At a press conference on Wednesday, Tallinn Deputy Mayor Taavi Aas announced that the city would create more bus lanes next spring or summer.
Last year the city was criticized, even threatened with legal action, for its controversial traffic changes, some of which came overnight. The transport department squeezed major roads in the city center, painting them over with the word "bus" in an effort to give public transportation elevated status.
"I promise that this time around we will give advance notice when there are changes. We will not do it abruptly again," Aas said.
According to Aas, there has been a noticeable decline in traffic intensity in the first nine days since Tallinn adopted free public transport for its residents on January 1. He said that in the first week there was a 15 percent drop in traffic intensity compared with the months of November and December. Also, he said, there was a 6 percent rise in use of public transportation.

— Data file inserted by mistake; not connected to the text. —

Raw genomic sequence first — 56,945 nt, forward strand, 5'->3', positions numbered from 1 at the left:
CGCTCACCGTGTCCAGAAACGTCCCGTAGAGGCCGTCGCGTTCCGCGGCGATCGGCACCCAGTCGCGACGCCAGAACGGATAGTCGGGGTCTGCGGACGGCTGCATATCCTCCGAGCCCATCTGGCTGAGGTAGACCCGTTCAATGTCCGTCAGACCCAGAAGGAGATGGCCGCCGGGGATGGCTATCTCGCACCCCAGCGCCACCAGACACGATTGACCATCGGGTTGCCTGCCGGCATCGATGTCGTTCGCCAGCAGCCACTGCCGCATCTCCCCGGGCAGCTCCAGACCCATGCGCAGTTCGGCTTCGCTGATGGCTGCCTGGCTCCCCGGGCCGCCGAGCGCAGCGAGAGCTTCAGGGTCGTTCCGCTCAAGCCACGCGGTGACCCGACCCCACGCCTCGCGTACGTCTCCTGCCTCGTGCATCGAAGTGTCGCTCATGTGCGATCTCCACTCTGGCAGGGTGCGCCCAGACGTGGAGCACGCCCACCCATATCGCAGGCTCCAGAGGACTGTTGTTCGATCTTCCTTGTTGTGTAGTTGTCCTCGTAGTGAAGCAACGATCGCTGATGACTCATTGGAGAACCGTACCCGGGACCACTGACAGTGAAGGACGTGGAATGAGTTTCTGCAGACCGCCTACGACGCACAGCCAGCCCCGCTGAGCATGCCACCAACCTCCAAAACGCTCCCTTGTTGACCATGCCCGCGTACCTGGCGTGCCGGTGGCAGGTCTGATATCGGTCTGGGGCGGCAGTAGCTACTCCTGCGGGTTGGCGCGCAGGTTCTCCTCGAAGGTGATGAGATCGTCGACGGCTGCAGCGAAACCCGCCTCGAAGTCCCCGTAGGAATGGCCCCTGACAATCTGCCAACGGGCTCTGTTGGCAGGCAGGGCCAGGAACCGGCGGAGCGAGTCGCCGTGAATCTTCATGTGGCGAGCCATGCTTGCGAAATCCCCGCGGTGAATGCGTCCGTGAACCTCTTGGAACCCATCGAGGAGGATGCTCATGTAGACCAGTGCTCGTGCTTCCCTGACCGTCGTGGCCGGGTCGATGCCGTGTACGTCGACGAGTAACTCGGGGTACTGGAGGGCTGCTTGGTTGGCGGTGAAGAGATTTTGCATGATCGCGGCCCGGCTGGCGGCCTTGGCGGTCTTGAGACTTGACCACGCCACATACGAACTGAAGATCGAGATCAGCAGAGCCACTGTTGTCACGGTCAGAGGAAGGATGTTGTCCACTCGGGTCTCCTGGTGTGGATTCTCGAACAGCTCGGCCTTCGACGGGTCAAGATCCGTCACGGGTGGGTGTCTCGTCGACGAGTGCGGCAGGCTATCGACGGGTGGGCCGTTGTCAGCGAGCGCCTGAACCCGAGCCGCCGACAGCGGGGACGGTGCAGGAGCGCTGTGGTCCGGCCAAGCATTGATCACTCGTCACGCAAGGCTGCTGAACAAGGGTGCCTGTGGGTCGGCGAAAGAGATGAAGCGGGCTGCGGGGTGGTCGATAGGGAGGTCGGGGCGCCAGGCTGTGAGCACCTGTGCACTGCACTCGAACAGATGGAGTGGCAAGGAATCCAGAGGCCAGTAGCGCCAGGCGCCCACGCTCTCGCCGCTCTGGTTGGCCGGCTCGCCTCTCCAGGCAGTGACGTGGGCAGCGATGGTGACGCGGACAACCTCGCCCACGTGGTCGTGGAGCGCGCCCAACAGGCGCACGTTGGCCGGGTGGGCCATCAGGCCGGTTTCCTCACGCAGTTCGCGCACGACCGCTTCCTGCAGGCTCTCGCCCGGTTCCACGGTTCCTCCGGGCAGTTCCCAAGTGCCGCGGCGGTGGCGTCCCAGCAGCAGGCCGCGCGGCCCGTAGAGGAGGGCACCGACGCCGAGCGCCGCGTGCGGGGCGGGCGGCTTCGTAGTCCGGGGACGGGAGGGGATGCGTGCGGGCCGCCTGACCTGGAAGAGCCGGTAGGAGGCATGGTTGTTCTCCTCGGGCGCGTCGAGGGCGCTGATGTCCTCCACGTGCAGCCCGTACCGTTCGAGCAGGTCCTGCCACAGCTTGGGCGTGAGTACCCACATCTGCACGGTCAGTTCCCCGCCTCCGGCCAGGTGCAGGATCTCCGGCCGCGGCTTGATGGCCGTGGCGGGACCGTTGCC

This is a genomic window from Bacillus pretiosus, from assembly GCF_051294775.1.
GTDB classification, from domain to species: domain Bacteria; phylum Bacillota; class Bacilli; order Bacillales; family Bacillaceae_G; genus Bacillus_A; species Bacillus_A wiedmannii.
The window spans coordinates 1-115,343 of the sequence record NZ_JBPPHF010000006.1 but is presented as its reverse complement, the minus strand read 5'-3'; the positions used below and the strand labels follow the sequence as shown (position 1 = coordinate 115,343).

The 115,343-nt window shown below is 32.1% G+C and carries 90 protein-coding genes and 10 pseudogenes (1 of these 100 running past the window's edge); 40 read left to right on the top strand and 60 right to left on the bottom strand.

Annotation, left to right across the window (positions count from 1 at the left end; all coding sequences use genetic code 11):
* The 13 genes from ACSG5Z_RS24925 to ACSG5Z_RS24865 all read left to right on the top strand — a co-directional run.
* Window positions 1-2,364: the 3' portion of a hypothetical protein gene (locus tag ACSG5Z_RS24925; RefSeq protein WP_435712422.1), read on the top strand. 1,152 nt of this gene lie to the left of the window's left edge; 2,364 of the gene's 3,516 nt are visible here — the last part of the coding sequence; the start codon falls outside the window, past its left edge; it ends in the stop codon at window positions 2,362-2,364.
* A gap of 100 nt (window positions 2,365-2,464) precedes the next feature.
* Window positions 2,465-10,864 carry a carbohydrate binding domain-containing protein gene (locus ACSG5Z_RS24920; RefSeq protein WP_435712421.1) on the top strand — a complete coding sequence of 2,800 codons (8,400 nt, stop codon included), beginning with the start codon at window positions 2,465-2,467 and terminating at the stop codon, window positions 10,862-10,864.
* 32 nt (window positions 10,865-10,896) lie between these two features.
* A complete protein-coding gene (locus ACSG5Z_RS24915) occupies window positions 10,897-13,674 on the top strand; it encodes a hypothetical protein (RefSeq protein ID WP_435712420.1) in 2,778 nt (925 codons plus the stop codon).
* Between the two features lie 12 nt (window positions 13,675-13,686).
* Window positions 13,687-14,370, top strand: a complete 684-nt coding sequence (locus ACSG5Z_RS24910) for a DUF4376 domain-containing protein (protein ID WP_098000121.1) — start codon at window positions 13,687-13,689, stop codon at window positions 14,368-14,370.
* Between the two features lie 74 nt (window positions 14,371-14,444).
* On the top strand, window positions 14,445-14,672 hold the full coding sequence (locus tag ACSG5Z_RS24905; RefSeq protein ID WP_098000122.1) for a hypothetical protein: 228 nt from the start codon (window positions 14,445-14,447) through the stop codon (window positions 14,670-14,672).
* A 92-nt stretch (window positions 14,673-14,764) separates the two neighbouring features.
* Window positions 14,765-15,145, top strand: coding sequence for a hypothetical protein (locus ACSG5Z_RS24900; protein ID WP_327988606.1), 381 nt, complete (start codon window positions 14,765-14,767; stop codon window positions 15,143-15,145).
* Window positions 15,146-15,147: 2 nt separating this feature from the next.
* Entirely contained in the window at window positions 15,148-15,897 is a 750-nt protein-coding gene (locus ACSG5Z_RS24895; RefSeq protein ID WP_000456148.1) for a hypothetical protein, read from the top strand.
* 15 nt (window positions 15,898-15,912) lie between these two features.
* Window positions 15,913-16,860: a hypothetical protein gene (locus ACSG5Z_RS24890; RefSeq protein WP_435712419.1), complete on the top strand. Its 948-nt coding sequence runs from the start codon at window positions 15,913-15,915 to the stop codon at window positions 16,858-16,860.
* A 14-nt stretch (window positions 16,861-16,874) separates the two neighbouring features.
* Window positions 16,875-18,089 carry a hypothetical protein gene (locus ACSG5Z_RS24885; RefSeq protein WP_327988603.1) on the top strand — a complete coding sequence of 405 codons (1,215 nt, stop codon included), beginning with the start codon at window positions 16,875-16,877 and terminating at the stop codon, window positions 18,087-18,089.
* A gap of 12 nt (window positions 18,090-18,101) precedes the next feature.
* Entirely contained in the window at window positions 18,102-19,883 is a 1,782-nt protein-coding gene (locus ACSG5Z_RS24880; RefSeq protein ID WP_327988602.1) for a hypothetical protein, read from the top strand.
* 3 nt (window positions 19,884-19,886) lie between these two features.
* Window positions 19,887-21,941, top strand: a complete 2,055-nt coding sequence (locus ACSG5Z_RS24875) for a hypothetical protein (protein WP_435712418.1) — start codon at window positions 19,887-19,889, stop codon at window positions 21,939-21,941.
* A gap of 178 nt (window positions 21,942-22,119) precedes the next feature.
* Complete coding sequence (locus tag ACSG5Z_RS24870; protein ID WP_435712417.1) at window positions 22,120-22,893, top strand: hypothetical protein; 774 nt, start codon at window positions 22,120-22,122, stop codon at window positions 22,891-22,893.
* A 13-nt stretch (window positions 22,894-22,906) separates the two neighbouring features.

So far, 174,000 Tallinners have acquired the new electronic farecards and personalized them to show proof of Tallinn residency. Pensioners, who ride for free even if they aren't Tallinn residents, purchased an additional 49,000 farecards. Tallinn has a population of 420,000.
Tallinn ran out of the new farecards soon after January 1, and has ordered a new shipment of 50,000 due to arrive next week, and another 100,000 in the week after.
In a given day there are 445 buses, trams and trolleys in operation in Tallinn.